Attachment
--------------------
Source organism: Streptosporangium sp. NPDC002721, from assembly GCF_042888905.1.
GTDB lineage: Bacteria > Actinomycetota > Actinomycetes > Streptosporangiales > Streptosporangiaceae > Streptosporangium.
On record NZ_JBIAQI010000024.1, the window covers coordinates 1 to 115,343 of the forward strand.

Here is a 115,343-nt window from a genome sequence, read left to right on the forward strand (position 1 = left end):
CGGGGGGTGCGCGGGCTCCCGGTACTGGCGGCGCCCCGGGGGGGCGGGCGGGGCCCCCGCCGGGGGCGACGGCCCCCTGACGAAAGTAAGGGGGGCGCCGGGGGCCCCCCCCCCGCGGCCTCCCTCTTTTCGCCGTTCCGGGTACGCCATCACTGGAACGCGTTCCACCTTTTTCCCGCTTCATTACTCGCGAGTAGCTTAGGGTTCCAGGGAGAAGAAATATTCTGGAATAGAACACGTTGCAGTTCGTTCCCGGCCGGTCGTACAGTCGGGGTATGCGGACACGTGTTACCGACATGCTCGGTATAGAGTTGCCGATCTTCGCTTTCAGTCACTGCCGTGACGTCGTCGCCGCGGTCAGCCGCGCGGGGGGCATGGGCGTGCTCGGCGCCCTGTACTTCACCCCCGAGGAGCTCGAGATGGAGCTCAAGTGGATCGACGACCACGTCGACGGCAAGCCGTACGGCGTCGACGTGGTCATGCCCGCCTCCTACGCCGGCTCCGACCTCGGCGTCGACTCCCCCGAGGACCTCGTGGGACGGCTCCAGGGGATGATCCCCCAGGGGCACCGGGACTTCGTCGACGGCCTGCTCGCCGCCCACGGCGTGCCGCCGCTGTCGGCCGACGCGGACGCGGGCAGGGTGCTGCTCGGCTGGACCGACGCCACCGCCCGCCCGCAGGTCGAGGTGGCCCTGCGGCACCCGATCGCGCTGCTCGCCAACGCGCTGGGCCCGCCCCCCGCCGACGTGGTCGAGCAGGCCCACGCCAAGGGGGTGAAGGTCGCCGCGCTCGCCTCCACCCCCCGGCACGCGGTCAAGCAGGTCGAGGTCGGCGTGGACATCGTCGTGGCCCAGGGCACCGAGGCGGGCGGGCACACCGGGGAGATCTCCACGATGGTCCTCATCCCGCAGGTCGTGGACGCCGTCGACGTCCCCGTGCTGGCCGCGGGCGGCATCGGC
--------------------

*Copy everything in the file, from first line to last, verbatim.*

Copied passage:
Source organism: Streptosporangium sp. NPDC002721, from assembly GCF_042888905.1.
GTDB lineage: Bacteria > Actinomycetota > Actinomycetes > Streptosporangiales > Streptosporangiaceae > Streptosporangium.
On record NZ_JBIAQI010000024.1, the window covers coordinates 1 to 115,343 of the forward strand.

Here is a 115,343-nt window from a genome sequence, read left to right on the forward strand (position 1 = left end):
CGGGGGGTGCGCGGGCTCCCGGTACTGGCGGCGCCCCGGGGGGGCGGGCGGGGCCCCCGCCGGGGGCGACGGCCCCCTGACGAAAGTAAGGGGGGCGCCGGGGGCCCCCCCCCCGCGGCCTCCCTCTTTTCGCCGTTCCGGGTACGCCATCACTGGAACGCGTTCCACCTTTTTCCCGCTTCATTACTCGCGAGTAGCTTAGGGTTCCAGGGAGAAGAAATATTCTGGAATAGAACACGTTGCAGTTCGTTCCCGGCCGGTCGTACAGTCGGGGTATGCGGACACGTGTTACCGACATGCTCGGTATAGAGTTGCCGATCTTCGCTTTCAGTCACTGCCGTGACGTCGTCGCCGCGGTCAGCCGCGCGGGGGGCATGGGCGTGCTCGGCGCCCTGTACTTCACCCCCGAGGAGCTCGAGATGGAGCTCAAGTGGATCGACGACCACGTCGACGGCAAGCCGTACGGCGTCGACGTGGTCATGCCCGCCTCCTACGCCGGCTCCGACCTCGGCGTCGACTCCCCCGAGGACCTCGTGGGACGGCTCCAGGGGATGATCCCCCAGGGGCACCGGGACTTCGTCGACGGCCTGCTCGCCGCCCACGGCGTGCCGCCGCTGTCGGCCGACGCGGACGCGGGCAGGGTGCTGCTCGGCTGGACCGACGCCACCGCCCGCCCGCAGGTCGAGGTGGCCCTGCGGCACCCGATCGCGCTGCTCGCCAACGCGCTGGGCCCGCCCCCCGCCGACGTGGTCGAGCAGGCCCACGCCAAGGGGGTGAAGGTCGCCGCGCTCGCCTCCACCCCCCGGCACGCGGTCAAGCAGGTCGAGGTCGGCGTGGACATCGTCGTGGCCCAGGGCACCGAGGCGGGCGGGCACACCGGGGAGATCTCCACGATGGTCCTCATCCCGCAGGTCGTGGACGCCGTCGACGTCCCCGTGCTGGCCGCGGGCGGCATCGGC